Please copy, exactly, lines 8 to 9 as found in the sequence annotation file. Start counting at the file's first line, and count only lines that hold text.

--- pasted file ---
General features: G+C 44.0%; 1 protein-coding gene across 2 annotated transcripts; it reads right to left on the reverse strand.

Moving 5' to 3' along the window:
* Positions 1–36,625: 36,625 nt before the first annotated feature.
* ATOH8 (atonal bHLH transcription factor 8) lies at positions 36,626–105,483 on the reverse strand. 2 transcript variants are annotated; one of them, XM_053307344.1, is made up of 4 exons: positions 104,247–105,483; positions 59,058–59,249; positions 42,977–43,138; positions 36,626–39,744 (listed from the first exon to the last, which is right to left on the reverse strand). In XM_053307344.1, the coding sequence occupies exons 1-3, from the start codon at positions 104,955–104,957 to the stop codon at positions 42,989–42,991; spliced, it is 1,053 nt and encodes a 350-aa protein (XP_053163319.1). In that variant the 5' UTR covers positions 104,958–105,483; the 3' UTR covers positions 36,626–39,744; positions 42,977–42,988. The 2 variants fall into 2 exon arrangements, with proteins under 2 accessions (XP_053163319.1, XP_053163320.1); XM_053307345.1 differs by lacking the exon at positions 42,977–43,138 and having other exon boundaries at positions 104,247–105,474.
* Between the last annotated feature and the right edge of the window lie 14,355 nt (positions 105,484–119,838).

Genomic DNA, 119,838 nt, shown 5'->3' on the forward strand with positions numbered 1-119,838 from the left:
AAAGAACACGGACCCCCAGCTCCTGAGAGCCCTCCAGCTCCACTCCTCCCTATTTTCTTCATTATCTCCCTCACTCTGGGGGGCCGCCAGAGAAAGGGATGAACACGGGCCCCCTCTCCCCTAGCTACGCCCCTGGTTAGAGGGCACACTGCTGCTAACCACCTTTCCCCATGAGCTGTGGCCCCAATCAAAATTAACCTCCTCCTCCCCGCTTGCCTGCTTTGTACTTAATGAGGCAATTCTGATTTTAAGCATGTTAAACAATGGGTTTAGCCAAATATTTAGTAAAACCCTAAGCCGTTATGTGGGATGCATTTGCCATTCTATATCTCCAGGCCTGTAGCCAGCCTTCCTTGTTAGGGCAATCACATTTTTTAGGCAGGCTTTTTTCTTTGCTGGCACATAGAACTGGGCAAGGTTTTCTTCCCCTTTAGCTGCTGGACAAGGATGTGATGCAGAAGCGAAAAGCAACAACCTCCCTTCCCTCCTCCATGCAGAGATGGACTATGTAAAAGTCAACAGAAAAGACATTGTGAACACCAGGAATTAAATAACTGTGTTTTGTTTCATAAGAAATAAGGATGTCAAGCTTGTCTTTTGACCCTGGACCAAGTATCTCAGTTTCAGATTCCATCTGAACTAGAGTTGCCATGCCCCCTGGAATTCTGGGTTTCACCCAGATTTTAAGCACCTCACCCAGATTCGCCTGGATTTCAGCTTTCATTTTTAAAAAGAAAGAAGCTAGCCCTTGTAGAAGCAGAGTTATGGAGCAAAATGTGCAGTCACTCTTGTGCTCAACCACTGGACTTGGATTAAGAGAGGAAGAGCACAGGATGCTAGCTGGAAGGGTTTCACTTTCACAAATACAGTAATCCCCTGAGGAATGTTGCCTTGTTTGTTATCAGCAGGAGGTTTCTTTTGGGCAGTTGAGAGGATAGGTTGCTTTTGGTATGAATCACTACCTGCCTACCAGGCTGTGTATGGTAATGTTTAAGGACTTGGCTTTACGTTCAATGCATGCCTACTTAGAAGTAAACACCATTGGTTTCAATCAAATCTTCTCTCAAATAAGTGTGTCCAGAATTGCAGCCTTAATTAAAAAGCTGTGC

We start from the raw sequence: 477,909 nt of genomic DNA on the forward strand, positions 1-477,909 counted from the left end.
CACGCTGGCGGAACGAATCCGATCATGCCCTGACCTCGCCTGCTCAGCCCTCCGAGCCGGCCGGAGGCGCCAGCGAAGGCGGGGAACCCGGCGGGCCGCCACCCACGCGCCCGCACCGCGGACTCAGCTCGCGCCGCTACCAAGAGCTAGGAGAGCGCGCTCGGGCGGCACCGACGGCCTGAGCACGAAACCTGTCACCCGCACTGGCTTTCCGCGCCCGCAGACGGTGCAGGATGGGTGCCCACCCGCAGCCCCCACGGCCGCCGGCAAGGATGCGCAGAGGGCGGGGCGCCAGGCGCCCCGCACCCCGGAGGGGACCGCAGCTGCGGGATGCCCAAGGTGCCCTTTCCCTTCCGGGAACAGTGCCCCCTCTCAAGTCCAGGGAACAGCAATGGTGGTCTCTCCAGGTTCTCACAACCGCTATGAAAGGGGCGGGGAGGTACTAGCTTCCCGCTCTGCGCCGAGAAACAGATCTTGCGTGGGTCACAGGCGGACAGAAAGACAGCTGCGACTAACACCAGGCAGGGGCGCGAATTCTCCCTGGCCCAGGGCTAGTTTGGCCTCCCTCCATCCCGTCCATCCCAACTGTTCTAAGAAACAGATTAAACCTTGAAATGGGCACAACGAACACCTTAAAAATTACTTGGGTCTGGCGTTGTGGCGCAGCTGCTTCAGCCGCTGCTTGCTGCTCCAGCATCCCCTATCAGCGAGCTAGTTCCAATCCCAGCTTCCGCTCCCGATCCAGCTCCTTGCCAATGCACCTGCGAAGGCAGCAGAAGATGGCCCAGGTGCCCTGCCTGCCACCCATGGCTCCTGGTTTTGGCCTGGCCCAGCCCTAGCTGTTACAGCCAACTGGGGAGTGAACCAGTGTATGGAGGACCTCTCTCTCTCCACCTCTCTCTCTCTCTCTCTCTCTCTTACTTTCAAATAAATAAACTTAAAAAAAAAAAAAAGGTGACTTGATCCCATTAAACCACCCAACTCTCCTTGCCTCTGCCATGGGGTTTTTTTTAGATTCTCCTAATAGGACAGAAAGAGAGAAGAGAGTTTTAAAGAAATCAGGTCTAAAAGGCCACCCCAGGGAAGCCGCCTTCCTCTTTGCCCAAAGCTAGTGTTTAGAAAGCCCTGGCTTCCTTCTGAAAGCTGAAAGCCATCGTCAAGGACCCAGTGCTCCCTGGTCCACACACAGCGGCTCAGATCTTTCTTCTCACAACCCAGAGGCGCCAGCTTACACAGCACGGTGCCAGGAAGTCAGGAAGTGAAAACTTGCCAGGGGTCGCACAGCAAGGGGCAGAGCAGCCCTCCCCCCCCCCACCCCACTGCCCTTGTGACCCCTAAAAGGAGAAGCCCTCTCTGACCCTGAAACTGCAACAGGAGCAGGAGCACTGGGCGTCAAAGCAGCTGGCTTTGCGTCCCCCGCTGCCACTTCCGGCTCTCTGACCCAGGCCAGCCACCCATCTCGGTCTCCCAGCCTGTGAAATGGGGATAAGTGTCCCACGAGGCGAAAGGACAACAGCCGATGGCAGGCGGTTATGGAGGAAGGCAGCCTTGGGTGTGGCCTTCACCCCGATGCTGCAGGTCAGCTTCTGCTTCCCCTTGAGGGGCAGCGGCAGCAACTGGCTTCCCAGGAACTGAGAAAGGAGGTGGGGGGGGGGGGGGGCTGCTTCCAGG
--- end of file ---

We start from the raw sequence: 477,909 nt of genomic DNA on the forward strand, positions 1-477,909 counted from the left end.
CACGCTGGCGGAACGAATCCGATCATGCCCTGACCTCGCCTGCTCAGCCCTCCGAGCCGGCCGGAGGCGCCAGCGAAGGCGGGGAACCCGGCGGGCCGCCACCCACGCGCCCGCACCGCGGACTCAGCTCGCGCCGCTACCAAGAGCTAGGAGAGCGCGCTCGGGCGGCACCGACGGCCTGAGCACGAAACCTGTCACCCGCACTGGCTTTCCGCGCCCGCAGACGGTGCAGGATGGGTGCCCACCCGCAGCCCCCACGGCCGCCGGCAAGGATGCGCAGAGGGCGGGGCGCCAGGCGCCCCGCACCCCGGAGGGGACCGCAGCTGCGGGATGCCCAAGGTGCCCTTTCCCTTCCGGGAACAGTGCCCCCTCTCAAGTCCAGGGAACAGCAATGGTGGTCTCTCCAGGTTCTCACAACCGCTATGAAAGGGGCGGGGAGGTACTAGCTTCCCGCTCTGCGCCGAGAAACAGATCTTGCGTGGGTCACAGGCGGACAGAAAGACAGCTGCGACTAACACCAGGCAGGGGCGCGAATTCTCCCTGGCCCAGGGCTAGTTTGGCCTCCCTCCATCCCGTCCATCCCAACTGTTCTAAGAAACAGATTAAACCTTGAAATGGGCACAACGAACACCTTAAAAATTACTTGGGTCTGGCGTTGTGGCGCAGCTGCTTCAGCCGCTGCTTGCTGCTCCAGCATCCCCTATCAGCGAGCTAGTTCCAATCCCAGCTTCCGCTCCCGATCCAGCTCCTTGCCAATGCACCTGCGAAGGCAGCAGAAGATGGCCCAGGTGCCCTGCCTGCCACCCATGGCTCCTGGTTTTGGCCTGGCCCAGCCCTAGCTGTTACAGCCAACTGGGGAGTGAACCAGTGTATGGAGGACCTCTCTCTCTCCACCTCTCTCTCTCTCTCTCTCTCTCTTACTTTCAAATAAATAAACTTAAAAAAAAAAAAAAGGTGACTTGATCCCATTAAACCACCCAACTCTCCTTGCCTCTGCCATGGGGTTTTTTTTAGATTCTCCTAATAGGACAGAAAGAGAGAAGAGAGTTTTAAAGAAATCAGGTCTAAAAGGCCACCCCAGGGAAGCCGCCTTCCTCTTTGCCCAAAGCTAGTGTTTAGAAAGCCCTGGCTTCCTTCTGAAAGCTGAAAGCCATCGTCAAGGACCCAGTGCTCCCTGGTCCACACACAGCGGCTCAGATCTTTCTTCTCACAACCCAGAGGCGCCAGCTTACACAGCACGGTGCCAGGAAGTCAGGAAGTGAAAACTTGCCAGGGGTCGCACAGCAAGGGGCAGAGCAGCCCTCCCCCCCCCCACCCCACTGCCCTTGTGACCCCTAAAAGGAGAAGCCCTCTCTGACCCTGAAACTGCAACAGGAGCAGGAGCACTGGGCGTCAAAGCAGCTGGCTTTGCGTCCCCCGCTGCCACTTCCGGCTCTCTGACCCAGGCCAGCCACCCATCTCGGTCTCCCAGCCTGTGAAATGGGGATAAGTGTCCCACGAGGCGAAAGGACAACAGCCGATGGCAGGCGGTTATGGAGGAAGGCAGCCTTGGGTGTGGCCTTCACCCCGATGCTGCAGGTCAGCTTCTGCTTCCCCTTGAGGGGCAGCGGCAGCAACTGGCTTCCCAGGAACTGAGAAAGGAGGTGGGGGGGGGGGGGGGCTGCTTCCAGG